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The Key Concepts of IDEA (1997 and 2004) are:

Zero Reject. A free appropriate public education is available to all children with disabilities, residing in the State between the ages of 3 and 21, inclusive, including children with disabilities who have been suspended or expelled from school. In IDEA 2004, such a free appropriate public education emphasizes "special education and related services designed to meet their unique needs and prepare them for further education, employment, and independent living."

Non-discriminatory evaluation. Determine whether the student has a disability and, if so, what needs the student has for special education and related services. In IDEA 2004 provisions are made for alternative assessments. There are also provisions to prevent the over-representation of children from minority groups in special education.

Appropriate education: Develop and implement an Individual Education Program (IEP). The 1997 amendments included an increased emphasis on participation of children with disabilities in the general curriculum and the involvement of regular education teachers in developing, reviewing and revising the IEP. IDEA 2004 continues this emphasis with significant changes to the process. IDEA 2004 also adds an emphasis on preparing young people for post-secondary/further education, and on improving the child's academic achievement and functional performance while in school. Transition plans are required at age 16 rather than age 14 under IDEA 1997.

Woman using sign language
Photo courtesy Ann Marsden

Least restrictive environment: Educate a student with a disability, to the maximum extent appropriate for the student, with students who do not have disabilities. in IDEA 2004, this was expressed as follows – To the maximum extent appropriate, children with disabilities, including children in public or private institutions or other care facilities, are educated with children who are not disabled, and special classes, separate schooling, or other removal of children with disabilities from the general educational environment occurs only when the nature or severity of the disability of a child is such that education in general classes with the use of supplementary aids and services cannot be achieved satisfactorily.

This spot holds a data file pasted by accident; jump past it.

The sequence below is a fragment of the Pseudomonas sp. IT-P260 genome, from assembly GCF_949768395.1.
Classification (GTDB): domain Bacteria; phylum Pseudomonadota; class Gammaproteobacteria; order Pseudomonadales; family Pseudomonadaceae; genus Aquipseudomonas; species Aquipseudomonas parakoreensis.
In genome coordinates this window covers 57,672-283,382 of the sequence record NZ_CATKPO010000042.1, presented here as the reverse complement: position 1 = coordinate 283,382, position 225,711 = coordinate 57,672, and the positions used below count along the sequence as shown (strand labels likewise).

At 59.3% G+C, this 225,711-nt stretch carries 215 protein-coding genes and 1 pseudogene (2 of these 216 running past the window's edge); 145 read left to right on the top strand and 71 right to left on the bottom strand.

Procedural due process: Procedures that schools and parents have at their disposal to hold each other accountable. The 1997 and 2004 amendments make mediation available as a means for more easily resolving parent-school differences.

Parent participation: The 1997 and 2004 amendments enhance parent participation in eligibility and placement decisions. In IDEA 2004, schools must obtain informed parental consent before providing special education and related services. If parents refuse, the school district may not use procedures such as mediation and due process in order to provide services.

Outcomes and Standards: The 1997 amendments required states to include students with disabilities in state and district-wide testing programs (with appropriate accommodations when necessary); and establish performance goals and indicators for students with disabilities. The 2004 amendments place an increased emphasis on academic achievement and functional performance. The 2004 amendments are coordinated with the No Child Left Behind Act.

The 1997 IDEA called for major re-orientations in programs. Gartner, for instance, compared programs in the New York City Public School before and after the 1997 Amendments.